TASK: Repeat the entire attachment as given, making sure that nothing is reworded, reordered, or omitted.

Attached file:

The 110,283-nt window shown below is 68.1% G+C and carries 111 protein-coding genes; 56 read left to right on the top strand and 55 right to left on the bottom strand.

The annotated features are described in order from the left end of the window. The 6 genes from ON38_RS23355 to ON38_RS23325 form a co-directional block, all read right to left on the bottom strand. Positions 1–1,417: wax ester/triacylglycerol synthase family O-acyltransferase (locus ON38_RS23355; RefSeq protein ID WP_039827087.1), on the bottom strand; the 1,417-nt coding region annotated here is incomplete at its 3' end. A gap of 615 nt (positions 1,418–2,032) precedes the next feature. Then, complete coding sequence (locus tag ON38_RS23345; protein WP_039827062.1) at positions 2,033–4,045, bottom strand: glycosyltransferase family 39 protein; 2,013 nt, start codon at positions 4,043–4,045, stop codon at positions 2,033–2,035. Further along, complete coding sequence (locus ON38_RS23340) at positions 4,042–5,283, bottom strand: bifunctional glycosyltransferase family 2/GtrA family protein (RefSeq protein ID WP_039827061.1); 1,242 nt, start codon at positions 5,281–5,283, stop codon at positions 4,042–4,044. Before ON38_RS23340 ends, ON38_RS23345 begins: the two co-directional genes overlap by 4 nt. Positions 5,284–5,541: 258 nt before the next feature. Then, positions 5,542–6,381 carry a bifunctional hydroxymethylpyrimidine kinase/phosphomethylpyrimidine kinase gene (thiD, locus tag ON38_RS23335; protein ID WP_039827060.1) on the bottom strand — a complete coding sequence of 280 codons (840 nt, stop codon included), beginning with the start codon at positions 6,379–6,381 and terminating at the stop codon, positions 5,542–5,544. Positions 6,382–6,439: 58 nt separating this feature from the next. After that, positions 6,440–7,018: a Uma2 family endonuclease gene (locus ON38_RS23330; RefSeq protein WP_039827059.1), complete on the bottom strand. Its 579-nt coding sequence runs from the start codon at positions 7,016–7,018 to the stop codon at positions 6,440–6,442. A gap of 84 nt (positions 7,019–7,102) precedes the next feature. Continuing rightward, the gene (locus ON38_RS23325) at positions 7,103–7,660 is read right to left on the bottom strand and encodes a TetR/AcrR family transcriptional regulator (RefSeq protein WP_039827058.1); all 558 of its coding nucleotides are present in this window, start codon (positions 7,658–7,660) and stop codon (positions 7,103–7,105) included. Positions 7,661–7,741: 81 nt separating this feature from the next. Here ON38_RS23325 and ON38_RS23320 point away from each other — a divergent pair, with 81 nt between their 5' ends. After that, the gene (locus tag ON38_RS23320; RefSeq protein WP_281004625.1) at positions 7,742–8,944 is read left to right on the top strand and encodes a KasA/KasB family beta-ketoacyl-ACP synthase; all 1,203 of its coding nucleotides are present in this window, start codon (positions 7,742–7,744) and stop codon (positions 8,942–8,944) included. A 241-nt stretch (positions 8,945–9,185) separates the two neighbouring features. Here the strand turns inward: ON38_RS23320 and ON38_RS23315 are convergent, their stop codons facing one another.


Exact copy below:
The 110,283-nt window shown below is 68.1% G+C and carries 111 protein-coding genes; 56 read left to right on the top strand and 55 right to left on the bottom strand.

The annotated features are described in order from the left end of the window. The 6 genes from ON38_RS23355 to ON38_RS23325 form a co-directional block, all read right to left on the bottom strand. Positions 1–1,417: wax ester/triacylglycerol synthase family O-acyltransferase (locus ON38_RS23355; RefSeq protein ID WP_039827087.1), on the bottom strand; the 1,417-nt coding region annotated here is incomplete at its 3' end. A gap of 615 nt (positions 1,418–2,032) precedes the next feature. Then, complete coding sequence (locus tag ON38_RS23345; protein WP_039827062.1) at positions 2,033–4,045, bottom strand: glycosyltransferase family 39 protein; 2,013 nt, start codon at positions 4,043–4,045, stop codon at positions 2,033–2,035. Further along, complete coding sequence (locus ON38_RS23340) at positions 4,042–5,283, bottom strand: bifunctional glycosyltransferase family 2/GtrA family protein (RefSeq protein ID WP_039827061.1); 1,242 nt, start codon at positions 5,281–5,283, stop codon at positions 4,042–4,044. Before ON38_RS23340 ends, ON38_RS23345 begins: the two co-directional genes overlap by 4 nt. Positions 5,284–5,541: 258 nt before the next feature. Then, positions 5,542–6,381 carry a bifunctional hydroxymethylpyrimidine kinase/phosphomethylpyrimidine kinase gene (thiD, locus tag ON38_RS23335; protein ID WP_039827060.1) on the bottom strand — a complete coding sequence of 280 codons (840 nt, stop codon included), beginning with the start codon at positions 6,379–6,381 and terminating at the stop codon, positions 5,542–5,544. Positions 6,382–6,439: 58 nt separating this feature from the next. After that, positions 6,440–7,018: a Uma2 family endonuclease gene (locus ON38_RS23330; RefSeq protein WP_039827059.1), complete on the bottom strand. Its 579-nt coding sequence runs from the start codon at positions 7,016–7,018 to the stop codon at positions 6,440–6,442. A gap of 84 nt (positions 7,019–7,102) precedes the next feature. Continuing rightward, the gene (locus ON38_RS23325) at positions 7,103–7,660 is read right to left on the bottom strand and encodes a TetR/AcrR family transcriptional regulator (RefSeq protein WP_039827058.1); all 558 of its coding nucleotides are present in this window, start codon (positions 7,658–7,660) and stop codon (positions 7,103–7,105) included. Positions 7,661–7,741: 81 nt separating this feature from the next. Here ON38_RS23325 and ON38_RS23320 point away from each other — a divergent pair, with 81 nt between their 5' ends. After that, the gene (locus tag ON38_RS23320; RefSeq protein WP_281004625.1) at positions 7,742–8,944 is read left to right on the top strand and encodes a KasA/KasB family beta-ketoacyl-ACP synthase; all 1,203 of its coding nucleotides are present in this window, start codon (positions 7,742–7,744) and stop codon (positions 8,942–8,944) included. A 241-nt stretch (positions 8,945–9,185) separates the two neighbouring features. Here the strand turns inward: ON38_RS23320 and ON38_RS23315 are convergent, their stop codons facing one another.